Photo credit: Carlos Osorio/AP

The Bobby Crim 10-Mile is one of those legacy road races, birthed in the heyday of U.S. distance running, 1977, that popped up in unlikely places like Davenport, Iowa, or Falmouth, Mass., or in this case, Flint, Mich. Almost immediately, Crim attracted a top competitive field—Greg Meyer, Bill Rodgers, Herb Lindsay, Garry Bjorklund, Patti Catalano, Joan Benoit—and continued to do so for the next 38 years, due in part to a healthy prize purse.


This year, organizers of the Crim Festival of Races—which took place the weekend of Aug. 26-27—decided to take the nearly $40,000 earmarked for elite runners’ prizes to fund a scholarship program so that any Flint resident could enter any of the Festival’s races for free.

“We’re proud of the elite program we’ve built over the years, but in light of what has happened with the water crisis, we wanted to do what was best for the city and the community,” said race director Andrew Younger. “This is Flint’s biggest event of the year, and we wanted to make sure absolutely everybody could be part of it. We realized the elite program wasn’t the best thing for Flint this year.”


The water crisis Younger referred to began in April 2014, when Flint officials switched the city’s water supply from the anti-corrosion treated Detroit water system to the untreated Flint River, because it was cheaper. The Flint River was brown and smelled bad and toxic, but the real problem was that, untreated, it was so corrosive it allowed lead from the city’s many old pipes to leach into the water as it passed through. The beleaguered city’s plunging population over the last decade exacerbated the problem—fewer occupied houses on a block meant water sat in the pipes longer, leaching more lead from the pipes as it did so.

Residents were unwittingly knocking back lead-poisoned water for almost two years before Flint pediatrician Dr. Mona Hanna-Attisha sounded the alarm, after finding a jump in lead levels in her patients and going public with her findings. City officials attacked and attempted to discredit Hanna-Attisha; six state employees have since been charged with criminal negligence, but the damage is done. Children under six years old are particularly vulnerable to lead poisoning, and the powerful neurotoxin causes permanent, irreversible cognitive and behavioral impairment.

“Our initial reaction was, ‘Oh no, what if no one comes to the race this year,’” said Younger, wondering if the negative publicity for the city would affect the Crim Festival, which consists of a Teddy Bear Trot, a 1-mile, 5K, 8K and 10-mile. “Then we thought, ‘Wait a minute—we have an opportunity to rally people and show the world what a wonderful community this is.’ There was so much positive we could do, for the health of residents of Flint and for the city’s reputation—in the face of insurmountable challenges, we’ve created Flint’s finest hour.”


While there is no cure for lead poisoning, Dr. Hanna-Attisha noted three factors that can help mitigate exposure—eating foods high in calcium, iron, and vitamin C; getting physical exercise; and mindfulness. Once lead is in the body, it can be excreted, which is preferable, or absorbed into the bones, which is not. Calcium, iron, and vitamin C bond with lead and help carry it out of the body.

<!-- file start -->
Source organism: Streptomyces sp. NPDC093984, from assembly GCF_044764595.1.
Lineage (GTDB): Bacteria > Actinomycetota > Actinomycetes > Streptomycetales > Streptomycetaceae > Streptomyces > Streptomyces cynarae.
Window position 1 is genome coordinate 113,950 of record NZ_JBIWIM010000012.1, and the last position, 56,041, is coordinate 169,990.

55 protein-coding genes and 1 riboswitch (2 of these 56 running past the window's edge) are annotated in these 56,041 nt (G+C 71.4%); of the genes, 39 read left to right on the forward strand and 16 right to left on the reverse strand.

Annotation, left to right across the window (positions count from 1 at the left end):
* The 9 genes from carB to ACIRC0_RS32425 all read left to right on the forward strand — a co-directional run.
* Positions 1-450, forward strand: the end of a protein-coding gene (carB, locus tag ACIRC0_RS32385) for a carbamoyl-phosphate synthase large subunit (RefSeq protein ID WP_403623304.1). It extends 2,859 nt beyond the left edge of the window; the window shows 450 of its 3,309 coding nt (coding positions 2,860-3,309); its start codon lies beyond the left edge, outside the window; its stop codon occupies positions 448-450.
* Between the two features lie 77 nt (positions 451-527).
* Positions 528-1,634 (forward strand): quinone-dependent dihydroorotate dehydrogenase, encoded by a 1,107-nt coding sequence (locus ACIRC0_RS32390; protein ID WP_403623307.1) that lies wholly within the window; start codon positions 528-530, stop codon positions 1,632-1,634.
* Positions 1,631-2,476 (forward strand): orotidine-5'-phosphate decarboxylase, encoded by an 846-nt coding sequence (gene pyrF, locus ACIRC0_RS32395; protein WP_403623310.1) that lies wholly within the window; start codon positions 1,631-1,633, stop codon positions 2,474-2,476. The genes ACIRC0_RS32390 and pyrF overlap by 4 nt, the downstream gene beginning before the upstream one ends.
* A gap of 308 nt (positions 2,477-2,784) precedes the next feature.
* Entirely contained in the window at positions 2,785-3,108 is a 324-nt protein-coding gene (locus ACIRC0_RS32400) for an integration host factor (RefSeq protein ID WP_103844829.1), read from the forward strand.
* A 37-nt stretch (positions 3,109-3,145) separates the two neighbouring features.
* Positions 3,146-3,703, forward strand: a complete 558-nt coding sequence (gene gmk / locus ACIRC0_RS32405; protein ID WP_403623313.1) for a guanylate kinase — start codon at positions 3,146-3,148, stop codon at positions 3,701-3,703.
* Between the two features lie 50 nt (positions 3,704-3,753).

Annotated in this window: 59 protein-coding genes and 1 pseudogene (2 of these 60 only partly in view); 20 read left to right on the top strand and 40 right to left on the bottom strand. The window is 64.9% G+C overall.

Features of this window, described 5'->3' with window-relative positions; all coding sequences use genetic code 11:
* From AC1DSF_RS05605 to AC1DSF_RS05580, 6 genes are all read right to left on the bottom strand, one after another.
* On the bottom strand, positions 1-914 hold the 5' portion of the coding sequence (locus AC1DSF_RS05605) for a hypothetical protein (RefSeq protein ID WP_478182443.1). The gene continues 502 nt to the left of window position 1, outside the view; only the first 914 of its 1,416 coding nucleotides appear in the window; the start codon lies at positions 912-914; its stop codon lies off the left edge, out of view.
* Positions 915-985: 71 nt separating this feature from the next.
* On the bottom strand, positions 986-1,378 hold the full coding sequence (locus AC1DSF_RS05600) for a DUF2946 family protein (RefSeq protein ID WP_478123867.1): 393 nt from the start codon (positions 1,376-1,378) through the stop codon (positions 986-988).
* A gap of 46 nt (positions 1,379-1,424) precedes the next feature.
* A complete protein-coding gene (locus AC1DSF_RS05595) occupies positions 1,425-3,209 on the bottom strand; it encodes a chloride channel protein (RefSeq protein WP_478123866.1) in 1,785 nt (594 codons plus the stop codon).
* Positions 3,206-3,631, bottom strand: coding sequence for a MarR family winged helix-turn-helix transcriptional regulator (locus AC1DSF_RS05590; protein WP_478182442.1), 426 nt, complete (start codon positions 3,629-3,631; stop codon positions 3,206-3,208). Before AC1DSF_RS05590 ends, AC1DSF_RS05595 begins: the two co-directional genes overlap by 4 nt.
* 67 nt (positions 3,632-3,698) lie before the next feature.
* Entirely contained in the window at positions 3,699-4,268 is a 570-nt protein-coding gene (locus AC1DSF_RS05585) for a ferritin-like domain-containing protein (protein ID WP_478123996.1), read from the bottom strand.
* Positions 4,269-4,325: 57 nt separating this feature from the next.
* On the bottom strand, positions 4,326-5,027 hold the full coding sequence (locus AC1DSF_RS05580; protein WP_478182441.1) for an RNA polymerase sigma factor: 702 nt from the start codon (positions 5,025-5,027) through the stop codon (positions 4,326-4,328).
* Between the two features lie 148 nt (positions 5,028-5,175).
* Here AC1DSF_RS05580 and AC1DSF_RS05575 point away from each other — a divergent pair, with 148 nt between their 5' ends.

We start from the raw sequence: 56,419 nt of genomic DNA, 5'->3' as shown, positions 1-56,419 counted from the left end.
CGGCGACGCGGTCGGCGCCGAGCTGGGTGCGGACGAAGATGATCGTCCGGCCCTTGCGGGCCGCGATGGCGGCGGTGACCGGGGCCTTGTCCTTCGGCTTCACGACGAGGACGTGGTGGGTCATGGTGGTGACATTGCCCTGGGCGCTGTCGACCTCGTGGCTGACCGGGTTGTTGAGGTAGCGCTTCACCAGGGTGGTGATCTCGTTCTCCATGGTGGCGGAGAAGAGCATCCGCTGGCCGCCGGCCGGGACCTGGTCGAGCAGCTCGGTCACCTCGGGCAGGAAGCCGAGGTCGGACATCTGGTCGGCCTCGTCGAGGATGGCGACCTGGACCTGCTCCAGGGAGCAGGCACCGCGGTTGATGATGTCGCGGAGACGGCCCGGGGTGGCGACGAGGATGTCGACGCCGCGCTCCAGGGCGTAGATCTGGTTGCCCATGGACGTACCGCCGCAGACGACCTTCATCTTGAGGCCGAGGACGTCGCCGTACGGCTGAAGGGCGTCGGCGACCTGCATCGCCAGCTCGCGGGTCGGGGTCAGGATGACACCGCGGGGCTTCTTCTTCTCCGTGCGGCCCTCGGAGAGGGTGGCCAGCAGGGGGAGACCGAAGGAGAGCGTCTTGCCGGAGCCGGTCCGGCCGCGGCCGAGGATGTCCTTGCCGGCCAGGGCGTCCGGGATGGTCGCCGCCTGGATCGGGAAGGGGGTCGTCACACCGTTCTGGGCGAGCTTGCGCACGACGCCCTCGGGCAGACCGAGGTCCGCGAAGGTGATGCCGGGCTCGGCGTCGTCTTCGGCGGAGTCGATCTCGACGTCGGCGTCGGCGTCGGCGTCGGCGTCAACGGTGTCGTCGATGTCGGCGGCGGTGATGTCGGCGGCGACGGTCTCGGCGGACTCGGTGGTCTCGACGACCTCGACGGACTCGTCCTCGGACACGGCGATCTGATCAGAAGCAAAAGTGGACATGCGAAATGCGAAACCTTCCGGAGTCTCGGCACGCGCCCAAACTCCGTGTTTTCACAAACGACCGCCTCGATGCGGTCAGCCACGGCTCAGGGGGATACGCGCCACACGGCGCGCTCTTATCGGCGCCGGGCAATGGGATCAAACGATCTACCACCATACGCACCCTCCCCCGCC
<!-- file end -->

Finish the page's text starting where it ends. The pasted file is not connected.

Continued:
As Younger explained, physical activity speeds up blood flow and metabolism, and helps prevent lead from being absorbed, while mindfulness/meditation has helped with the behavioral problems children with lead exposure have exhibited.



“I don’t know all the science behind it, but those three measures align perfectly with what the Crim Fitness Foundation has been teaching for the last ten years,” Younger said, “When we heard Dr. Hanna-Attisha’s recommendations, we thought, ‘That’s what we can do for the community.’”

Younger said encouraging people who would not ordinarily run a race to do so drove the decision to shift funds from prizes for a few top runners to subsidizing free entries for nearly 2,000 Flint residents.

“We partnered with churches and schools to make it easy for people to access the scholarship,” said Younger. “All we asked for was a Flint address. We thought about asking for proof of financial need or proof of address, but this was not the year for us to scrutinize applicants. It was about being as inclusive as possible. It was an investment in goodwill.”


Younger said the vast majority of applicants for free entries were for the shorter distance races. The hope is that these gratis runners enjoyed the race experience, and that walking or running becomes a habit they continue all year long. He had not yet gotten feedback from those who entered for free, but said the total entries for all races was 15,600, the second highest participation numbers the event has ever had.

Michigan native and 2:07 marathoner Dathan Ritzenhein showed up for the headliner 10-mile event, and won in an expectedly fast 47:23, the first time an American has won the Kenyan-dominated race in more than 20 years. Second place was more than two minutes back.

“We didn’t have nearly as many elite racers this year, but that’s their job. They go where the financial opportunities are,” Younger said. The lack of elite runners may have allowed Zachary Ornelas, citizen bib #7609, to place an impressive fourth in 51:48.



“We expected this year to be controversial, particularly with the elite running community, but we got nothing but positive feedback,” said Younger. “Not just okay, but true affirmation from the greater running community. We have yet to decide what we want to do next year. The key factor will be whatever is the best thing for our city. People really liked the scholarship. but that doesn’t mean we have to do it next year. Maybe we’ll do a mix—some scholarship funding and some prize money.”